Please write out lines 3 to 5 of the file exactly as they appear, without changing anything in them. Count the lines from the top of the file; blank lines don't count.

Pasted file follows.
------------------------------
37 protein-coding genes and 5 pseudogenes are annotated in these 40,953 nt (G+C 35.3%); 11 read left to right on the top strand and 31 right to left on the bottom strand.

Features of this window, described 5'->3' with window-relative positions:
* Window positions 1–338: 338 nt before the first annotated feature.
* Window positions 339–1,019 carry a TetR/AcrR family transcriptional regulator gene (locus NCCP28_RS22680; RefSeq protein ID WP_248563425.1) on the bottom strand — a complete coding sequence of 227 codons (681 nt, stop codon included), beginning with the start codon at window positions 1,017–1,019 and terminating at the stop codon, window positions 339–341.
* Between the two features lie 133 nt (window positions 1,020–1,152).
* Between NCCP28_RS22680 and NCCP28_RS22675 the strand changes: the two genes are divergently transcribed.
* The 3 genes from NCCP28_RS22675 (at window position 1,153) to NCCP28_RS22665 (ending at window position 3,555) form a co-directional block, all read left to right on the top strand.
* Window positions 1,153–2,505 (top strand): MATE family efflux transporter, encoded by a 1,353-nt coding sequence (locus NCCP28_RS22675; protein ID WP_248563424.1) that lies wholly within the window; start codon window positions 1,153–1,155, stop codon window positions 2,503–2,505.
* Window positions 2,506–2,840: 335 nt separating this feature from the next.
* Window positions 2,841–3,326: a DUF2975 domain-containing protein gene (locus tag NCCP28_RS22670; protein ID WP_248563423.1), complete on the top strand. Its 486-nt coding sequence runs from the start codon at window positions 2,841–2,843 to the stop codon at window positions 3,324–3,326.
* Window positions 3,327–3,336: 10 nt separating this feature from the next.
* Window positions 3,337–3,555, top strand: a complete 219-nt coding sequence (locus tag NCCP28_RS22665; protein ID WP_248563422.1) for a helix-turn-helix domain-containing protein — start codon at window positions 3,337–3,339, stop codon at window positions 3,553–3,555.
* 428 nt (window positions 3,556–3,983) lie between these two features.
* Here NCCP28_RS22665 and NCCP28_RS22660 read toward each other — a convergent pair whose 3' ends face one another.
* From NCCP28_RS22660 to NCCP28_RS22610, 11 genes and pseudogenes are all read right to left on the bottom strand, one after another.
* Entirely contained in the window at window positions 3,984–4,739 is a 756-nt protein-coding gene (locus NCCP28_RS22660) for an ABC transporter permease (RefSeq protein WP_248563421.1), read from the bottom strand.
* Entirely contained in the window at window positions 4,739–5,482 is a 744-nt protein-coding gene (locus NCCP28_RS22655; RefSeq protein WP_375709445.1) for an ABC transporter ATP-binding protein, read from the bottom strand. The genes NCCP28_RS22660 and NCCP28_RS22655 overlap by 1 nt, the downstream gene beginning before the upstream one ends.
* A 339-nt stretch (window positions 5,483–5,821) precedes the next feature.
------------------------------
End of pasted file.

* Window positions 1–338: 338 nt before the first annotated feature.
* Window positions 339–1,019 carry a TetR/AcrR family transcriptional regulator gene (locus NCCP28_RS22680; RefSeq protein ID WP_248563425.1) on the bottom strand — a complete coding sequence of 227 codons (681 nt, stop codon included), beginning with the start codon at window positions 1,017–1,019 and terminating at the stop codon, window positions 339–341.
* Between the two features lie 133 nt (window positions 1,020–1,152).